"Today might mark the first day of the rest of donald trump's life that is because tonight joe biden officially became president elect. And let's also be real clear. Here it's over. The president has failed in his attempt. To overturn an election result joe biden will as planned takeover as the forty six president noon january twentieth in keeping with the results of the election. Another way of putting it is. Trump's defeat became official when the woman who runs the general services administration faced with a boss. Who will not concede just tonight grudgingly agreed to officially begin the transition to the new administration in a letter to biden that avoids calling him. President elect emily murphy signed off on his transition and noted she was under no political pressure. Writing quote please know that came to my decision independently based on the lawn available facts. I was never directly or indirectly pressured by any executive branch official including those who work at the white house or gsa with regard to the substance. Our timing of my decision. I did not receive any direction to delay my determination. Her decision came just hours after election. Officials in michigan certify. Joe biden's victory. Trump posted his reaction to the news about the transition with a message. That did not sound like a concession quote. I wanna thank emily murphy at gsa for her steadfast dedication and loyalty to our country our case strongly continues and we will keep up the good fight and i believe we will prevail nevertheless in the best interests of our country. I am recommending that. Emily and her team do what needs to be done and have told my team to do the same tonight. The new york times reports at this way quote mr trump had been resisting any move toward a transition but in conversations in recent days that intensified monday morning top aides including mark meadows the white house. Chief of staff pat sip alone. The white house chief counsel and jay seculow. The president's personal lawyer told the president. The transition needed to begin. He did not need to say the word can see. They told him. Trump continued to solicit opinions from associates including giuliani. Who told him there. Were still legal. Avenues to pursue. This all comes after a string of losses trump and his effort to overturn the election results. Now trump's legal team is putting all their efforts in pennsylvania. Even several counties have begun to certified the biden victory earlier on this network one of trump's campaign lawyers explained the strategy here or legal strategies to make sure that every vote counts in his counted fairly inaccurately and we have timing again until december fourteenth. At least where those electors for the electoral college will vote and so our strategies to make sure that we continue to challenge all of these False and fraudulent results. The election was stolen in president trump by landslide. Okay so far. None of the election lawsuits has uncovered any fraud.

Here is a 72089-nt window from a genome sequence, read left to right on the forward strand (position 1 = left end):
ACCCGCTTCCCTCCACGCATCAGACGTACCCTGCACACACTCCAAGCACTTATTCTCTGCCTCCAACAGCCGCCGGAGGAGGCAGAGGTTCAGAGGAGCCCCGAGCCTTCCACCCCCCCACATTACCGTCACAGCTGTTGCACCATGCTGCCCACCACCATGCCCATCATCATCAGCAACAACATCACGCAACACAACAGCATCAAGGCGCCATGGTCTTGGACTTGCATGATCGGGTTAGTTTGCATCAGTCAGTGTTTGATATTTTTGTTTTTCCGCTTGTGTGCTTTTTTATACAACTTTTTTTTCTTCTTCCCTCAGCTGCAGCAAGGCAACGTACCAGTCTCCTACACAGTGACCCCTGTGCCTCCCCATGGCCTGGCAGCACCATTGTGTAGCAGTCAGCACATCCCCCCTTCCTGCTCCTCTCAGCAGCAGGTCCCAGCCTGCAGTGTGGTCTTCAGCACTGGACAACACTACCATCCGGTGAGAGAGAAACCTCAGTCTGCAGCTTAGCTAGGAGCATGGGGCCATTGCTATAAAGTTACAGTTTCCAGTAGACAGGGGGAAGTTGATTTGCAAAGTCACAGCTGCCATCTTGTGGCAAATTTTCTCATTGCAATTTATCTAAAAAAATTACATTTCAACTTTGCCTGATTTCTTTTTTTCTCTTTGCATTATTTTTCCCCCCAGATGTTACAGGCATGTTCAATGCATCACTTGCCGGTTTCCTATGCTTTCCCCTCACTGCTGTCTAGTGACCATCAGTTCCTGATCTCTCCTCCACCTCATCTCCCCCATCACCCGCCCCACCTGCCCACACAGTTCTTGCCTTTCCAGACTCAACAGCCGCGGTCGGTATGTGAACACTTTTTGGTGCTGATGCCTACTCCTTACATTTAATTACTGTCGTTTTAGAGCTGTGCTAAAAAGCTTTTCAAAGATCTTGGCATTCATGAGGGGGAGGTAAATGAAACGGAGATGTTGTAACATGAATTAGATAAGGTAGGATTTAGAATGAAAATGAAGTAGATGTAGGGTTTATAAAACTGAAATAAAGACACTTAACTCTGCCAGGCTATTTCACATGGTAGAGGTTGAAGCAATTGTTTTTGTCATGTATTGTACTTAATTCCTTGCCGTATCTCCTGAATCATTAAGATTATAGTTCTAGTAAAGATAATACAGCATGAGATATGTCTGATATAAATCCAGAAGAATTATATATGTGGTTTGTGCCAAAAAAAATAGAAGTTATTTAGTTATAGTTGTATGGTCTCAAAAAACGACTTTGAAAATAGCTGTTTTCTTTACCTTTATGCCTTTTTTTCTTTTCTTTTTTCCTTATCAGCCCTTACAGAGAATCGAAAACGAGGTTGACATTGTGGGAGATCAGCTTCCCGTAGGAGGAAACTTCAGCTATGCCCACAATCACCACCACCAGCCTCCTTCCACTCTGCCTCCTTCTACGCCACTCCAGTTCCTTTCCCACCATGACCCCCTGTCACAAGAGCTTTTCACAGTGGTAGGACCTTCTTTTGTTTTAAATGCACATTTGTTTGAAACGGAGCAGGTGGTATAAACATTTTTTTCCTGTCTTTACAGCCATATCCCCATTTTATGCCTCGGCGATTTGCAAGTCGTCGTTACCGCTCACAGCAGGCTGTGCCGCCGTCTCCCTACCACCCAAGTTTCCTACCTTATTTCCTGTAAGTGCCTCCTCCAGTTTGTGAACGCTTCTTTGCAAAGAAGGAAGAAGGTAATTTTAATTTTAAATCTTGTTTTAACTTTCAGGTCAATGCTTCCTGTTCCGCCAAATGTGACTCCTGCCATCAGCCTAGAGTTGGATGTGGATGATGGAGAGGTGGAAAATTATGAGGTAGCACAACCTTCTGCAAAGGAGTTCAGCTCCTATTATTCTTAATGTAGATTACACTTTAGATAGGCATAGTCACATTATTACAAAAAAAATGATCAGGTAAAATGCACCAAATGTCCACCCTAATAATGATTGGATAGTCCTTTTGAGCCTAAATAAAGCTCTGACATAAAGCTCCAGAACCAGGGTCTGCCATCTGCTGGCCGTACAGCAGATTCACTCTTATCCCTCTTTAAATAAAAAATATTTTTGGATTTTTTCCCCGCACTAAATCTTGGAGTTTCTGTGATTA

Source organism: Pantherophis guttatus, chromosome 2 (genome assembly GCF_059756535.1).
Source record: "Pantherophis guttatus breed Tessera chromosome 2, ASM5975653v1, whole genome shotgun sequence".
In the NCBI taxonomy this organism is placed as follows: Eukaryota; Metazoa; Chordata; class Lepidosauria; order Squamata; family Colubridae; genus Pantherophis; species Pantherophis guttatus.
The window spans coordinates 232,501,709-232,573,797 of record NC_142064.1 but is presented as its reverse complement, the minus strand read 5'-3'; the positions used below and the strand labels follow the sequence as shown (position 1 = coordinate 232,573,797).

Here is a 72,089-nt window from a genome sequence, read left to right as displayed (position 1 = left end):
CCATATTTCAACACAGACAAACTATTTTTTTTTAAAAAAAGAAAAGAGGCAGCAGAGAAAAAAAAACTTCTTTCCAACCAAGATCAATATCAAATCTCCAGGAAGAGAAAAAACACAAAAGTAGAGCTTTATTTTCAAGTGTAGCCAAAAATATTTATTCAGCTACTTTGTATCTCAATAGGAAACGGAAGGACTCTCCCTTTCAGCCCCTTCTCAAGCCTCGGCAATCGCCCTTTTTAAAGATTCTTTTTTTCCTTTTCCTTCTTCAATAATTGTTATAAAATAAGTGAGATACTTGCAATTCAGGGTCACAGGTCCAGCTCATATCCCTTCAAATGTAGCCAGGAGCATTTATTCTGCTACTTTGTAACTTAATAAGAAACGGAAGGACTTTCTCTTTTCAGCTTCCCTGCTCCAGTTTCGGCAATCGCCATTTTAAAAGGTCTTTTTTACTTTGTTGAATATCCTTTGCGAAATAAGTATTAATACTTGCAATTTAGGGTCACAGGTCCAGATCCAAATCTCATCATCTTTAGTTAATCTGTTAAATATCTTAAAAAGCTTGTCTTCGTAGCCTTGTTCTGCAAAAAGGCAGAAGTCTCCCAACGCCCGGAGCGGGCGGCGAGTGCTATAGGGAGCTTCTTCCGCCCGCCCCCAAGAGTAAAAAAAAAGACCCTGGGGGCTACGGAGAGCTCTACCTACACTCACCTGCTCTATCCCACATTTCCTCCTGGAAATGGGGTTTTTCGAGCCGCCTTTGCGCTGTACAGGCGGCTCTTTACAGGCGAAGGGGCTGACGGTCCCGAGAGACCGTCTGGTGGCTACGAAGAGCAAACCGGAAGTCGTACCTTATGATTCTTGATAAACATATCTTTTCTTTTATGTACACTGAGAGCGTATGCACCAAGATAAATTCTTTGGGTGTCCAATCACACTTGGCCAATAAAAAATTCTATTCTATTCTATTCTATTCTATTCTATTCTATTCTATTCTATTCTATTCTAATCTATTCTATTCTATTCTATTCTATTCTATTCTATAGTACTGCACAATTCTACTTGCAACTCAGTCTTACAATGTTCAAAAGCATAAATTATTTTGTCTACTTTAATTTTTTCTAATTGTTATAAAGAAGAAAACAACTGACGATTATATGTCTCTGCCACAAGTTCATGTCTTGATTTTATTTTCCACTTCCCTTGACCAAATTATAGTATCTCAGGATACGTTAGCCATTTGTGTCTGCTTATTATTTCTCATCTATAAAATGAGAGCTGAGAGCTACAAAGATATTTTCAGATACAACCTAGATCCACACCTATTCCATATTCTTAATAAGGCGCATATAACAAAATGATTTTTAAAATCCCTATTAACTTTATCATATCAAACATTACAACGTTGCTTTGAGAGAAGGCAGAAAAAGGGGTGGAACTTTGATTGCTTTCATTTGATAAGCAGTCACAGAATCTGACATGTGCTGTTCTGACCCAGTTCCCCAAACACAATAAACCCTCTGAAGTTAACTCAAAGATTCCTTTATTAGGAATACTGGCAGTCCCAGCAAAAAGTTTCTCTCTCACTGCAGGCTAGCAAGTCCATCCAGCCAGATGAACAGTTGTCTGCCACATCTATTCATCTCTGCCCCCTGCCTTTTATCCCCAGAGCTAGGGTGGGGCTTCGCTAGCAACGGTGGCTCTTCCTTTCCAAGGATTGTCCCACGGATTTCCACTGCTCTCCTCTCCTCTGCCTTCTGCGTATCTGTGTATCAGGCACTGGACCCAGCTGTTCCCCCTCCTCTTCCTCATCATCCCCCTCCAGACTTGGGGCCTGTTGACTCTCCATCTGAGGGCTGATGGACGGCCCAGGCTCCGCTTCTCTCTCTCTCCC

Trump administration officially begins transition to Biden after weeks of delay
"More than two weeks after Joe Biden was declared the winner in the election, the Trump administration is ready to begin the formal transition process. Lisa Matteo reports that frees up funding for Biden to assemble his team have access to national security and prepare for the move. General Services Administration has informed President elect Joe Biden and they are ready to begin the formal transition process and have named him as the apparent winner of the election. President Trump Tweeting that he recommends G s a administrator, Emily Murphy and her team do what needs to be done with regard to initial protocols. He adds, at our case strongly continues, we will keep up the good fight and I believe we will prevail. The treehouse a decision to officially begin the transition came this evening minutes before President Trump tweeted that he approved of the move. Mr. Trump still refuses to explicitly concede the race to Mr Biden, who is projected to win 306 electoral college votes to Mr Trump's 232. You may recall 270 is the threshold in the Electoral
Millions stick to Thanksgiving travel plans despite urgent COVID-19 warnings